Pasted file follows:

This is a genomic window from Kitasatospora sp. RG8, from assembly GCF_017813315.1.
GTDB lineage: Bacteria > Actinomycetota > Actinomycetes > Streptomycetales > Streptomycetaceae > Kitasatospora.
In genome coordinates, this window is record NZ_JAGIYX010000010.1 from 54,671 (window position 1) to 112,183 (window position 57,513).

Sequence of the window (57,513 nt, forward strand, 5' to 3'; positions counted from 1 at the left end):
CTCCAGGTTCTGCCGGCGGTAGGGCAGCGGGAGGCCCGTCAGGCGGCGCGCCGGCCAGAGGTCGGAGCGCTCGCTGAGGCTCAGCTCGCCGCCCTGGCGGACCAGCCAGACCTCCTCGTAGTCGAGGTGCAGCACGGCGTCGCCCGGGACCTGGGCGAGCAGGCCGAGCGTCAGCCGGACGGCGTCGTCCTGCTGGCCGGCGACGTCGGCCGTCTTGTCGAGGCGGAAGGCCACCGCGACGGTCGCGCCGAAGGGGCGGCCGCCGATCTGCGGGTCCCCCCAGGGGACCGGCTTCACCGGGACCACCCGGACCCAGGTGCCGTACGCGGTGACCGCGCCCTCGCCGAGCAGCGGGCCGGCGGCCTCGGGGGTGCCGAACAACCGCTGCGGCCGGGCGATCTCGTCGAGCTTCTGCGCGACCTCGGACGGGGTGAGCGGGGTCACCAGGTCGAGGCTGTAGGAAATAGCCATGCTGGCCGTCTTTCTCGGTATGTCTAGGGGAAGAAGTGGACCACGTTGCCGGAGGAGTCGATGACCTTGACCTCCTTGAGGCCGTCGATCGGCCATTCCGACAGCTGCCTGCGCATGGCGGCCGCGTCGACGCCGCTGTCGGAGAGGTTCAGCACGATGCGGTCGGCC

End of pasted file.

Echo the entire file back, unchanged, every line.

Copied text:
This is a genomic window from Kitasatospora sp. RG8, from assembly GCF_017813315.1.
GTDB lineage: Bacteria > Actinomycetota > Actinomycetes > Streptomycetales > Streptomycetaceae > Kitasatospora.
In genome coordinates, this window is record NZ_JAGIYX010000010.1 from 54,671 (window position 1) to 112,183 (window position 57,513).

Sequence of the window (57,513 nt, forward strand, 5' to 3'; positions counted from 1 at the left end):
CTCCAGGTTCTGCCGGCGGTAGGGCAGCGGGAGGCCCGTCAGGCGGCGCGCCGGCCAGAGGTCGGAGCGCTCGCTGAGGCTCAGCTCGCCGCCCTGGCGGACCAGCCAGACCTCCTCGTAGTCGAGGTGCAGCACGGCGTCGCCCGGGACCTGGGCGAGCAGGCCGAGCGTCAGCCGGACGGCGTCGTCCTGCTGGCCGGCGACGTCGGCCGTCTTGTCGAGGCGGAAGGCCACCGCGACGGTCGCGCCGAAGGGGCGGCCGCCGATCTGCGGGTCCCCCCAGGGGACCGGCTTCACCGGGACCACCCGGACCCAGGTGCCGTACGCGGTGACCGCGCCCTCGCCGAGCAGCGGGCCGGCGGCCTCGGGGGTGCCGAACAACCGCTGCGGCCGGGCGATCTCGTCGAGCTTCTGCGCGACCTCGGACGGGGTGAGCGGGGTCACCAGGTCGAGGCTGTAGGAAATAGCCATGCTGGCCGTCTTTCTCGGTATGTCTAGGGGAAGAAGTGGACCACGTTGCCGGAGGAGTCGATGACCTTGACCTCCTTGAGGCCGTCGATCGGCCATTCCGACAGCTGCCTGCGCATGGCGGCCGCGTCGACGCCGCTGTCGGAGAGGTTCAGCACGATGCGGTCGGCC